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S&P 500 futures point to softer open after flat session, Europe stocks resist declines

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October 18th, 2018

S&P 500 futures point to softer open after flat session, Europe stocks resist declines  

The dollar held near a one-week high on Thursday and stocks were mixed after minutes showing the Federal Reserve may favour more rate hikes next year.

S&P 500 futures pointed to a softer open after a flat session on Wednesday, while stocks in Europe resisted earlier declines in Asia to rise on the back of strong earnings.

The 10-year Treasury yield rose to as high as 3.21 per cent after minutes showed Fed officials appeared to favour an eventual move in rates above the level they see as neutral for the U.S. economy.

China's stock markets were hit hard in a gloomy session for Asian equities. The yuan fell to a two-month low as the U.S. Treasury refrained from naming China a currency manipulator, while at the same time increasing scrutiny of Beijing's exchange-rate policy.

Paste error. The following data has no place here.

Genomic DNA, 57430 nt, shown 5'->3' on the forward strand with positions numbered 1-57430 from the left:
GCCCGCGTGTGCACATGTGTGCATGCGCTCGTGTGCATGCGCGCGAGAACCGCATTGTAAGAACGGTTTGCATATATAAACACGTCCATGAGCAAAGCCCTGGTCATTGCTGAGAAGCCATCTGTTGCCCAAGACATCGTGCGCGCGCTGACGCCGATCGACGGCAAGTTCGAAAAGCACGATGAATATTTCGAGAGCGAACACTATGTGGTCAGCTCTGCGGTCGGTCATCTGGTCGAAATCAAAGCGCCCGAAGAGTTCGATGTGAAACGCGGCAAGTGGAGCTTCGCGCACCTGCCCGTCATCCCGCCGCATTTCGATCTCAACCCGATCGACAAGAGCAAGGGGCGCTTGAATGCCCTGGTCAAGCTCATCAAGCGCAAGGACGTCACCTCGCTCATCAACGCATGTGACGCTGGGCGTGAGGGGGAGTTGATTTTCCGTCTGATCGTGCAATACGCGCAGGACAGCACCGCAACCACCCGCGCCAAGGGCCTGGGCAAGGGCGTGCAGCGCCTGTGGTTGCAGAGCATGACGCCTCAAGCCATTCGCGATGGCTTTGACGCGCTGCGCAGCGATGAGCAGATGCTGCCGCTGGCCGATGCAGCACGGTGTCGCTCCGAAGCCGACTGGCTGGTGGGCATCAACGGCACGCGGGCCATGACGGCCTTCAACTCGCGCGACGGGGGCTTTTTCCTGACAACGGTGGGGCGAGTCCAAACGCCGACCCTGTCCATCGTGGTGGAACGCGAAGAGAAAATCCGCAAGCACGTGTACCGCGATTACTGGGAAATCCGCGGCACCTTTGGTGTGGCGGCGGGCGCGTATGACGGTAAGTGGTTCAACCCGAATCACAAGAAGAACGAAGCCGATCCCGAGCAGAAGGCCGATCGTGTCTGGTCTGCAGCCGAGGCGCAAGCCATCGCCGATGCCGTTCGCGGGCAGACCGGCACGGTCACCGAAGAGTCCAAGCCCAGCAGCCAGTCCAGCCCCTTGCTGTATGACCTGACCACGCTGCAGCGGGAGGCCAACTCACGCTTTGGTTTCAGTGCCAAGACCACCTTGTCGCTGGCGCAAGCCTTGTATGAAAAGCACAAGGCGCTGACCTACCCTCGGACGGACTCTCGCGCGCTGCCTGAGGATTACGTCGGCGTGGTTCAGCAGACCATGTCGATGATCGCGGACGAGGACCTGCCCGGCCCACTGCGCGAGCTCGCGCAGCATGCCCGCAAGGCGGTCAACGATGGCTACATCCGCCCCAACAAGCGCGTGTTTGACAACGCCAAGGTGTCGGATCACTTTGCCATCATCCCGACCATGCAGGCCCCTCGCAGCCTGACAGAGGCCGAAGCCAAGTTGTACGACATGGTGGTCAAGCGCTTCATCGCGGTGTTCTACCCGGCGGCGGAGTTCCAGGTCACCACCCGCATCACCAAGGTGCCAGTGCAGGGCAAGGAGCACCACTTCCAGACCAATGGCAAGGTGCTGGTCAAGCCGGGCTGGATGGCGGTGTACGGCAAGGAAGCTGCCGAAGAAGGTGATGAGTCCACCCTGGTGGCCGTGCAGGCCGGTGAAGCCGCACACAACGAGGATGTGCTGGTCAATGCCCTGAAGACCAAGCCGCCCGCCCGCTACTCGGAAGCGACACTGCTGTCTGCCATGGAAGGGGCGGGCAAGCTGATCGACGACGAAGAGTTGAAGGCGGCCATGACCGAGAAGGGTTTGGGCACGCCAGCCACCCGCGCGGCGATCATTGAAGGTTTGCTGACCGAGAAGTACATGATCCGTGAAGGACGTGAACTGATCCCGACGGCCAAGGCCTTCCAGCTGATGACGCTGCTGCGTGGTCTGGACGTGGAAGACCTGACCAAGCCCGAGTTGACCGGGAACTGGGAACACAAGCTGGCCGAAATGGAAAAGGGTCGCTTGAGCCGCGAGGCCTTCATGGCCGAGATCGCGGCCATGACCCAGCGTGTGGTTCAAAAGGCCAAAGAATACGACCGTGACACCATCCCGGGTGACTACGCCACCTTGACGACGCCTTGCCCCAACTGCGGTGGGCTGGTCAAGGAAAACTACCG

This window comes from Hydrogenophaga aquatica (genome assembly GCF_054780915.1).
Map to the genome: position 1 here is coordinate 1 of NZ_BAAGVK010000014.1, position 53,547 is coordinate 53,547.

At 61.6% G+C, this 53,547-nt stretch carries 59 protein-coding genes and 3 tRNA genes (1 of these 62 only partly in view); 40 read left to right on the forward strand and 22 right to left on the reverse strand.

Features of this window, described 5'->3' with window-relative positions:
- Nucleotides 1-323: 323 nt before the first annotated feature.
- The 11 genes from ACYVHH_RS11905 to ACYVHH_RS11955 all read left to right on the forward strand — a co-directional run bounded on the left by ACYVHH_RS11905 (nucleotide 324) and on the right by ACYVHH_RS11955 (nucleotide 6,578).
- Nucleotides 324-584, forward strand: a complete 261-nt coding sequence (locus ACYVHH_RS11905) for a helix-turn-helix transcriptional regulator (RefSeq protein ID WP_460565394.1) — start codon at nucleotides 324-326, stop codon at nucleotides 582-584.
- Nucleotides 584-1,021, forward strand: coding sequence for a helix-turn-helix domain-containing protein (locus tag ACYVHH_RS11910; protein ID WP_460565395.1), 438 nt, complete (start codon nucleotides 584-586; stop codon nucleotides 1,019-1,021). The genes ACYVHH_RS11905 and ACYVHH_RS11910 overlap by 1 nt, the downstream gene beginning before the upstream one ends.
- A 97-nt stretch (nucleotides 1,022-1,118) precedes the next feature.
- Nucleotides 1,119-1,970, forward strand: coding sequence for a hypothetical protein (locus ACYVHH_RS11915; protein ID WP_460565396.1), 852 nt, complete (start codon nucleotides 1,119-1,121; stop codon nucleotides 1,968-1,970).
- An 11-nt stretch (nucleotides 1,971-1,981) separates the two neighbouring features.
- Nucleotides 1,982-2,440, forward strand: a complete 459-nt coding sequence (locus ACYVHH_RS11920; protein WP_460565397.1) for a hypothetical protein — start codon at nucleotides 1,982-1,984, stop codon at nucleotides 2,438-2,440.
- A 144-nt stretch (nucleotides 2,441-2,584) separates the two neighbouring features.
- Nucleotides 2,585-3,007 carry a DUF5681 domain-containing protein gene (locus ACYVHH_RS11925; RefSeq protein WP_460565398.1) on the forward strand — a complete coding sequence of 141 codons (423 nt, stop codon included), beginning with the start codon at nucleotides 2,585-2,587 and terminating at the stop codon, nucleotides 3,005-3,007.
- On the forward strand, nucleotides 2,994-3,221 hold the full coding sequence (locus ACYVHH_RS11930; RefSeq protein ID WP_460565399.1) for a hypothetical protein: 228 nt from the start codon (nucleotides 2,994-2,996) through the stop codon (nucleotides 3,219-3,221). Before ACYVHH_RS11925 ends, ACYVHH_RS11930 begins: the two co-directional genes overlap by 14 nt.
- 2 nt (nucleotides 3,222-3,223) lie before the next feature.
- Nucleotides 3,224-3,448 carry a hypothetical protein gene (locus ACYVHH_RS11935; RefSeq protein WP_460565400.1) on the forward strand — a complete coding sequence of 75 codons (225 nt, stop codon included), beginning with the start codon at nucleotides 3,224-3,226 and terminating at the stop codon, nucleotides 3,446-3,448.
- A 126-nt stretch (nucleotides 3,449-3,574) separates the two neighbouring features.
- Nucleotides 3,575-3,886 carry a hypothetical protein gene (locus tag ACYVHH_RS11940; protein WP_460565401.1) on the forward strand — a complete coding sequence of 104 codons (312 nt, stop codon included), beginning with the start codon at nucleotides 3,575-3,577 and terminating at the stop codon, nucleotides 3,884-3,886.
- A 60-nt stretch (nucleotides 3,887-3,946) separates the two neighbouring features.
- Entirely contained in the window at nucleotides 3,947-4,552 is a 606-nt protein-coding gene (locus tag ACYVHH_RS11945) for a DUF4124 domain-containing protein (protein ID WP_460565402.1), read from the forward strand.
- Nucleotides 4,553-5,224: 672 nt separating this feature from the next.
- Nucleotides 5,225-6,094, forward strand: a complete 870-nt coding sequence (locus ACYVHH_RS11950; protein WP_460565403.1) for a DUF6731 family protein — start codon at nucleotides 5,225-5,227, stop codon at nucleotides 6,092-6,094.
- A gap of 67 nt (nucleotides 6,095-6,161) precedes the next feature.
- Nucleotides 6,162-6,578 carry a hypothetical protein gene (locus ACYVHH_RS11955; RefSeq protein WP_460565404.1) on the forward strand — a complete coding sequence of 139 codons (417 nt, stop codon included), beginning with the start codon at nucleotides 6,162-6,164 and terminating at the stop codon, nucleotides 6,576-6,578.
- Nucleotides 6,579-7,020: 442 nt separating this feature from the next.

China's premier warned of risks to the economy from an escalating tariff war with the United States.

European shares, though, largely shrugged off the disappointment in Asia. Frankfurt's DAX and Paris's CAC both rose 0.3 per cent and London's FTSE traded 0.1 per cent lower. A pan-European equity index rose 0.6 per cent.

Minutes of the Federal Reserve's Sept. 25-26 meeting showed every Fed policymaker backed raising interest rates last month and also generally agreed that borrowing costs were set to rise further.

That reinforces expectations that U.S. yields will rise further despite President Donald Trump's view that the Fed is tightening too much.

"Corporates have done incredibly well but it's clear we are going into monetary tightening in the U.S. and that makes people worried about global debt having gone up so much in recent years," said Peter Lowman, CIO at Investment Quorum, a UK wealth manager.

At a time of simmering trade war tensions, "people are perhaps taking chips off (the) table and maybe going into cash and short-dated bonds," he said.